Being found and indexed on the internet used to be easy. You could stuff your site with keywords, buy create lots of cheap and nasty links to other sites and generally get up to all sorts of webby-style shenanigans that got you higher up the rankings than your competition.

No longer. Google now uses over 200 different algorithms to rank websites. Nobody knows exactly what they are because they don’t tell us – OK, they tell us some of them but not all, as they like to divide and conquer a bit, but here’s the current low-down on how to do it right:

Get your site developed by a professional if you can. You may want to speak to Richard Russell on 07403 202 601, he really knows his stuff. Just as natural language follows certain grammatical rules, websites are also built using certain languages which need to follow similar legitimate structures. Try putting it through (an independent assessor of websites) to check for “good semantic mark up”. The fewer errors, the more Google approves. Fact.

Make sure that your images have your keywords on them (alt text).

Then (and this is where Content starts to become important)…

Make sure that you’ve done your research on the words people use to find your services.

Try to include your keywords and your location into your URL. Trust me on this one.

Use good header text (usually the title of an article at the top of your page); this so-called H1 text is seized on by Google who use it to determine what your page is all about and they’ll index the page accordingly.

Put your target keywords for each page into your page title and remember to keep it short. Each title needs to be relevant to its subject with no more than 70 characters. With me so far?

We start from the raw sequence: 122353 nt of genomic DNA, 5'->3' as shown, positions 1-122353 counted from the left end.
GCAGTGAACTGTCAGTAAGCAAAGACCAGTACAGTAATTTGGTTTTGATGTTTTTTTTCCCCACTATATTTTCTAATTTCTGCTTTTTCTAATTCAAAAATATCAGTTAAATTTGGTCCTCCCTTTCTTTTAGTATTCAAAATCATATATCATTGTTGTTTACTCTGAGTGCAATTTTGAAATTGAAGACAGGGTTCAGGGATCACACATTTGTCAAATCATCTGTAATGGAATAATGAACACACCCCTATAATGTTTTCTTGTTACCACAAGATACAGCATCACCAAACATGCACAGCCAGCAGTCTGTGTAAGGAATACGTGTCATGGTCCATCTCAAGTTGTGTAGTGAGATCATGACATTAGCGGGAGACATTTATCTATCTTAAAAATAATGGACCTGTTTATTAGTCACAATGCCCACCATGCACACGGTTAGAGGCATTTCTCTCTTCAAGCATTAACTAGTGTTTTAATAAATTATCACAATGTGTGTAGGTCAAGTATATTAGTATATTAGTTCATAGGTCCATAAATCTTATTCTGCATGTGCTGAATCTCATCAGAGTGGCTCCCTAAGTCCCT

Write your content. Each page needs to contain between 300-500 words and must be:

Relevant to its subject.
Well written, with excellent grammar, correct word order and no spelling errors
Regularly updated
Created in such a way to speak to your target audience
Leading the user to contact you through subtle Calls to Action

Make sure that publish articles on a blog ideally every two weeks. A well written blog should be part of your SEO strategy it’s new, original content and yes, you’ve guessed it, Google really likes it!

Search engines send out spidery crawly things on reconnaissance missions every few weeks to find legitimate websites, ie those which support good quality businesses and yes, great NEW content means more or less everything.

Copy content from another site or write it badly and like a plane passing over your frantically waved flag on a desert island, search engines won’t see you.

All a bit too much? You could ask a professional team of people to do all this for you. Give me a call to find out more. I’m not perfect, but I sure am a perfectionist.

Susan Beckingham
Sussex Copywriting Services
m: 07816 684 756


It’s Beginning to Look a Lot Like…


So how did that happen?  Last week it was the middle of April and yesterday was late October, so now I find myself with literally days to go before Christmas, working to tight deadlines and wondering if I’m going to get everything done.  This year I have been…lax.  I normally do all my Crimbo shopping well in advance but lordy lordy how useless am I this year?  You don’t have to answer that but believe me there is uselessness aplenty this year.

Anyway, another blog not related to content writing at all.  Hurrah I hear you say.  This one’s about Christmas.

My goodness me how I love the festive season.  I guess it goes back to being a child and having parents who loved Christmas, too.  So, how do I love thee?  Let me count the ways:

Christmas trees.  Honestly, what’s not to love.  A real tree, with pure white fairy lights which makes the room all lovely and festive. It smells gorgeous and has presents underneath it.  Gives a warm glow, or is that the sherry I only drink once a year?